Shopping in Amsterdam, Netherlands
Amsterdam is not known for being one of Europe’s famous shopping centers, but it can surprise many people for the variety of options that match the most diverse types of taste (and pockets).
In the city, you will find a multitude of neighborhoods full of shops selling shoes, clothes, books, cosmetics, souvenirs and a good example of this is the Jordaan. Open-air fairs such as the famous Albert Cuyp Market, which also sell a bit of everything, are also attractions in their own right and are worth visiting.
Those who like a certain luxury will also not be disappointed, because in the capital of Holland there are the main world brands and, better, most of them concentrated in a single street. Shopping centers are not the strong point of local commerce, but in return, you will find some department stores with a huge variety of products. Check abbreviationfinder.org for abbreviations and acronyms related to Amsterdam, Netherlands.
In the months of July and January, most of the stores in the city promote a large inventory burn and the discounts are excellent attractions. During this period, the streets tend to be quite crowded, especially during the summer.
From Monday to Wednesday and Saturdays, stores open around 9am and close around 6pm. On Thursdays, it is possible to enjoy a little more, as the establishments are open until 9pm. On Sundays, stores usually open later, from noon, and close at 5 pm.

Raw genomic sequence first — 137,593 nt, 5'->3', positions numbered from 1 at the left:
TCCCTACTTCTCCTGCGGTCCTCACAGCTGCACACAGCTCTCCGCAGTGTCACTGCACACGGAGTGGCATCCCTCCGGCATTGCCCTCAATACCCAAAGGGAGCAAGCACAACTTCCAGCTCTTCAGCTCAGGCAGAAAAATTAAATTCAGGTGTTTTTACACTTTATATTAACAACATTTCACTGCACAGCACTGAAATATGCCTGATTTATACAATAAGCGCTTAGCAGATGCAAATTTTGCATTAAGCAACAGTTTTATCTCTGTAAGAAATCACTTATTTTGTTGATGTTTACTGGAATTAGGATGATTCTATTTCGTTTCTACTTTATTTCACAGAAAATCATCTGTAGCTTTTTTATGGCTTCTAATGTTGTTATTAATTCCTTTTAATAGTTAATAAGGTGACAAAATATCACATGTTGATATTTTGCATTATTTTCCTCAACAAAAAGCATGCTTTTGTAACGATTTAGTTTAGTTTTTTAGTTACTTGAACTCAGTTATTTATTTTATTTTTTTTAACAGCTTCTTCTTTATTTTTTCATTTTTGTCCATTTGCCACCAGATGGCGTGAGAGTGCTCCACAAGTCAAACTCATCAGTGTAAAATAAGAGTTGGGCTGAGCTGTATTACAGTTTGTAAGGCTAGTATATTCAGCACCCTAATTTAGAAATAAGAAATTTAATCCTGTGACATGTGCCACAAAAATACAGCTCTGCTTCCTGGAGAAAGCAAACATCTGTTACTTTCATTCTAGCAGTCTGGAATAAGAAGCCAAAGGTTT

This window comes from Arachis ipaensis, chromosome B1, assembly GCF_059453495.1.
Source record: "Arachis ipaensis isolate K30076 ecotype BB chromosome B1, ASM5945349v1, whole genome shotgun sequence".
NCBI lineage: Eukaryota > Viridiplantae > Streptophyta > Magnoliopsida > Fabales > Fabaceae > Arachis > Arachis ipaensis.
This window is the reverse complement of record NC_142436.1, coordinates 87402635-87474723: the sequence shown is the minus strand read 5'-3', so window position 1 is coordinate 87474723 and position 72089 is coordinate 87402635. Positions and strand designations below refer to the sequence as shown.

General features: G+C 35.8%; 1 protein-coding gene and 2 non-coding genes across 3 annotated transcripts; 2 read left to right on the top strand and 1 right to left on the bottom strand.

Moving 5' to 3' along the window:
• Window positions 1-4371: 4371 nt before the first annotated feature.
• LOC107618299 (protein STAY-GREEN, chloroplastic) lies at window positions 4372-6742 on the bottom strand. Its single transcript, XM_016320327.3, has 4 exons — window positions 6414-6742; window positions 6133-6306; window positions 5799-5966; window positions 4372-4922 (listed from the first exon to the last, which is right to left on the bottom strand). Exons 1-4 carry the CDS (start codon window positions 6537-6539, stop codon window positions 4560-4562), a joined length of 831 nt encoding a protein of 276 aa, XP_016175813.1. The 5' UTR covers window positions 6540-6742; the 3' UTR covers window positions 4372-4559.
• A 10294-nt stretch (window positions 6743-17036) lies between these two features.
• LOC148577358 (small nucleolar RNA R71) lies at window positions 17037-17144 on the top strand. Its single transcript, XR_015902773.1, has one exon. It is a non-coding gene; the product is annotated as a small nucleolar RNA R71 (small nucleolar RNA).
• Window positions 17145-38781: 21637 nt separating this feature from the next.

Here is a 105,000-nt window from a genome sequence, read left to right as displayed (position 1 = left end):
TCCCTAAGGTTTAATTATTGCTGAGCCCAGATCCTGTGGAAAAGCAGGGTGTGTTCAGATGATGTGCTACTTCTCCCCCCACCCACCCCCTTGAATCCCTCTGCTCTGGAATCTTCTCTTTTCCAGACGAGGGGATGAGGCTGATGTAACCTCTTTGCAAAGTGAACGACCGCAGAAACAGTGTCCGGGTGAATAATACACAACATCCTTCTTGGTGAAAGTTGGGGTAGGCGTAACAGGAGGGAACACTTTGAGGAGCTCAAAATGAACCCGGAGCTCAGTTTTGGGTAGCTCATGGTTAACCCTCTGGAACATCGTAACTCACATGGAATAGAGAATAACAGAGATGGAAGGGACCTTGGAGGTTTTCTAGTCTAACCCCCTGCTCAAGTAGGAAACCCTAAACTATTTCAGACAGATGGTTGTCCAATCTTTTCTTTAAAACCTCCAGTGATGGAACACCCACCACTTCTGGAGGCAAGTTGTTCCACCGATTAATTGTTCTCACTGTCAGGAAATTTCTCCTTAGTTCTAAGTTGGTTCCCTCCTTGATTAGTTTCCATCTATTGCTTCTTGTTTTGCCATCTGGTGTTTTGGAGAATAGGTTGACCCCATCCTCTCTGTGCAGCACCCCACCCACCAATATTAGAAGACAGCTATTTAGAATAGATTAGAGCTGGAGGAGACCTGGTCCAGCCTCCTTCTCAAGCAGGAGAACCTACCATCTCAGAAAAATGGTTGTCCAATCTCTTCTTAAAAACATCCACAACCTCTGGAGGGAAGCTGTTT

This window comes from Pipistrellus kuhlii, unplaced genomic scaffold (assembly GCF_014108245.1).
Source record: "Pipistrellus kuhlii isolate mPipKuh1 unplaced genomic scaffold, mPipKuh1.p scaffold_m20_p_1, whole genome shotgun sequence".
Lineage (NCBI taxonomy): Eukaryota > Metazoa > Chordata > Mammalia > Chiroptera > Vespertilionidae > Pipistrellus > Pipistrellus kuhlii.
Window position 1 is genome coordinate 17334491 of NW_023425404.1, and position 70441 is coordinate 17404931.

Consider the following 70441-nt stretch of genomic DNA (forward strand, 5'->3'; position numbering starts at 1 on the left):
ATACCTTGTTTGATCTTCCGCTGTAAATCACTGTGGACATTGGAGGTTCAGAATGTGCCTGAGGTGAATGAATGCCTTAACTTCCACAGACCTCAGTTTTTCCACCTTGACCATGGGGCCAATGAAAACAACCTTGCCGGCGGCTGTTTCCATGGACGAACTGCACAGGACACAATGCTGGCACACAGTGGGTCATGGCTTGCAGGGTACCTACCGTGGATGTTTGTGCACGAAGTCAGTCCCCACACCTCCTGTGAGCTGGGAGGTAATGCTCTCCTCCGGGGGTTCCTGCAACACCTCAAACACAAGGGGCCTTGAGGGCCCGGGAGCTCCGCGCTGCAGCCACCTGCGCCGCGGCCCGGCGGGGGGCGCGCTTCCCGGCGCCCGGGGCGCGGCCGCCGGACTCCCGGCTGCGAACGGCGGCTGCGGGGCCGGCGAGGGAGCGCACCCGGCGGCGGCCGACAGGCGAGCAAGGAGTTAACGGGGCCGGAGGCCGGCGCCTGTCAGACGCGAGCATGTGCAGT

Albert Cuyp Markt
Amsterdam’s largest and most traditional open-air fair is also a busy leisure area. Not only are fresh vegetables and fruits and seafood sold on site, but also the most diverse types of objects, such as clothes, shoes, cosmetics, bicycle and souvenir items, all at very interesting prices. See countryaah.com for more information about Amsterdam, Netherlands.
Like every good fair, Albert Cuyp also has a section of ready-made foods and traditional snacks, such as cheeses, kip saté (chicken skewer with peanut sauce) and stroopwafel (typical Dutch biscuit stuffed with caramel). Located in the central region of Amsterdam, exactly in the vibrant De Pijp district, the fair is also surrounded by bars and cafes inviting to a stretched after the visit. Albert Cuyp is open from Monday to Saturday, from 9:30 am to 5:00 pm – stay tuned, as the place may close earlier in the winter or if the weather conditions of the day are not very favorable.
Albert Cuypstraat, Amsterdam – CEP: 1073
Telephone: +31 20 201 8800
Hours: Mon – Wed, Sun: 15: 45–22: 30 \ nQui – Sat: 15: 45– Midnight \ n
Bars, restaurants, coffee shops (where soft drugs are sold), nightclubs and shops are concentrated in this, which is one of the most famous squares in Amsterdam. Extremely well located, several lines of the electric cable car (2, 1, 5) give access to it, Leidseplein never seems to sleep. The square is also the stage for the presentation of various street artists and in the summer it is even more crowded with tourists, due to the large concentration of bar tables throughout the central area.